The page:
Fake Movie Ticket Offer To Find Fake Pizza Order

Richard Crawford was convicted of placing a fake pizza order to a woman's house, but the New Zealand High Court overturned it because of the hoax movie ticket text a police officer used to track him down and get Crawford's address.

Crawford placed a fake $30 Domino's order last year to the house of a woman who was an unwitting and unwilling recipient. The woman was upset after she got several other anonymous orders made to her house including one occasion where a taxi was ordered to take her to the hospital. There isn't any proof that Crawford is responsible for the other incidents. When the order arrived at the woman's house, she got the phone number of the person who made the order and complained to the police. 

The police sergeant tried to call the number several times with no response, so he ran the number through police systems to no avail. Then he sent the following text: "Thanks for your continued support. You are the winner of two Movie Max 5 session passes to be used by 12/6/17. Text your name and address for the passes to be posted to you.'" Crawford immediately replied with his name and address.

A few days later, a police officer drove past the address, saw the lights on, knocked on the door, and spoke to Crawford and his father. The officer said he was enquiring about a fictitious pizza order, where Crawford denied any knowledge. The officer went on to say that he was the Movie Max guy, then Crawford accompanied the sergeant to the station and made a full confession.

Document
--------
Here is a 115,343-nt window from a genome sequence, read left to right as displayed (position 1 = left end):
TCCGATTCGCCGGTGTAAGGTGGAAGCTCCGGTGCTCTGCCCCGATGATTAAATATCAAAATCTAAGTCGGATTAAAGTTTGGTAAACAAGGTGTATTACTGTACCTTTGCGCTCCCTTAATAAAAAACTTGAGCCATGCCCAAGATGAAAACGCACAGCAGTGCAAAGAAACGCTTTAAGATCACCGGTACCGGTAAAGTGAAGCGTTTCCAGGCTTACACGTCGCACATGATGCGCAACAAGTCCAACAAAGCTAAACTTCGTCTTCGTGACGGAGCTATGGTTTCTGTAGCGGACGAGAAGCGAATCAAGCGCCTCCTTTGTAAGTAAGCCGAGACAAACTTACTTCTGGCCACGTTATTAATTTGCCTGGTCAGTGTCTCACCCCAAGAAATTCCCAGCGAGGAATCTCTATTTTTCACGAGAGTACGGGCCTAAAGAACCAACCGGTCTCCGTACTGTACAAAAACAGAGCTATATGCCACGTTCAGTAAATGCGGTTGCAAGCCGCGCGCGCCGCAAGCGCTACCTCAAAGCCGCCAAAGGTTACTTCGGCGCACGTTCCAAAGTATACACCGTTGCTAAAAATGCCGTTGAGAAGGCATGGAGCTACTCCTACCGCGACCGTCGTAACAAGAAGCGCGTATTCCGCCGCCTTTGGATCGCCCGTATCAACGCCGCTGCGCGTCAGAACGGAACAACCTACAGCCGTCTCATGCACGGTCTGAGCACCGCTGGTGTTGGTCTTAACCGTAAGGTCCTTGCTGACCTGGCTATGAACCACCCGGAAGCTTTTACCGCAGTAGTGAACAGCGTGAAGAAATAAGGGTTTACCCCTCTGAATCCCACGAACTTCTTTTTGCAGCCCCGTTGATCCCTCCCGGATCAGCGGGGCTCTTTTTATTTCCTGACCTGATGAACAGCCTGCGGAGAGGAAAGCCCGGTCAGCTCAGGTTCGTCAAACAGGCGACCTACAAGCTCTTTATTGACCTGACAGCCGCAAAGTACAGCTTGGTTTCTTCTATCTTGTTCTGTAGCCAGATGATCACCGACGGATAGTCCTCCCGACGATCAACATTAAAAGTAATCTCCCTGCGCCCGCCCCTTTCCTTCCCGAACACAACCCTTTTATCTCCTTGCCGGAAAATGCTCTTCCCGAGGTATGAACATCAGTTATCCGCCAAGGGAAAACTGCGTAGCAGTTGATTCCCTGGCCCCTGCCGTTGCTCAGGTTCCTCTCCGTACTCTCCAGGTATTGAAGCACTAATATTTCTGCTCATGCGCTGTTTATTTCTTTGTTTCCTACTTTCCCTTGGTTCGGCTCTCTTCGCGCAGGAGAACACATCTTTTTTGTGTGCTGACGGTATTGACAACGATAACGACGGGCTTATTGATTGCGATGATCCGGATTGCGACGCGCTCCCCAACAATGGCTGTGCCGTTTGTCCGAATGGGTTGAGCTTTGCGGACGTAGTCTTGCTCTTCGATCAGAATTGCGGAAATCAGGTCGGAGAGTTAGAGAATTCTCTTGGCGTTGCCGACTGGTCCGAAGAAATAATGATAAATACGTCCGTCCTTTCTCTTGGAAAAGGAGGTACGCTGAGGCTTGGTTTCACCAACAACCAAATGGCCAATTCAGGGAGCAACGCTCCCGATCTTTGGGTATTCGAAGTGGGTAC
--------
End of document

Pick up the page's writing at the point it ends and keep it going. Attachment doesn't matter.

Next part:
Crawford was convicted in November 2017, but the High Court ruled that his confession is inadmissible after the police officer turned up to his house because the movie ticket text was unlawful. The judge who convicted Crawford in the District Court found that the confession was improperly obtained, but allowed it by a narrow margin.

Justice Davidson said that there was a direct link between the movie ticket text that fooled Crawford and his subsequent confession. Davidson wrote that there was a sinister element to Crawford's actions and that it was more than a prank to anonymously target a woman for unknown reasons.

Comments from Allen:
Sounds like Richard Crawford was inspired by Larry Vincent, aka "Seymour, Master of the Macabre, the Epitome of Evil," a late night TV host on KHJ-TV between 1969 and 1974.  I used to watch him every week, and one of his evil schemes was to call "Pizza Fella," order a pizza, and then deny having made the call in order to get it for free.

Like Seymour, Mr. Crawford was able to get away with his evil scheme, because a New Zealand court found that the arresting officer obtained his confession illegally.

Fortunately for Mr. Crawford, he did not try his scheme in the United States.  In the U.S., it is not illegal to use a ruse to locate a defendant.  Federal officers in the U.S. have famously offered Super Bowl tickets to locate criminals.  There are limits to the falsehoods officers may employ to capture criminals, but offering free movie tickets is not out of bounds.

As to obtaining a confession, the officer in the United States would, of course, be required to inform the defendant of his Miranda rights prior to asking him questions about the alleged crime.  That applies any time the officer has a defendant in a position in which he has identified the person as being the target of an investigation and he desires to question that person in an environment in which the defendant is not free to walk away.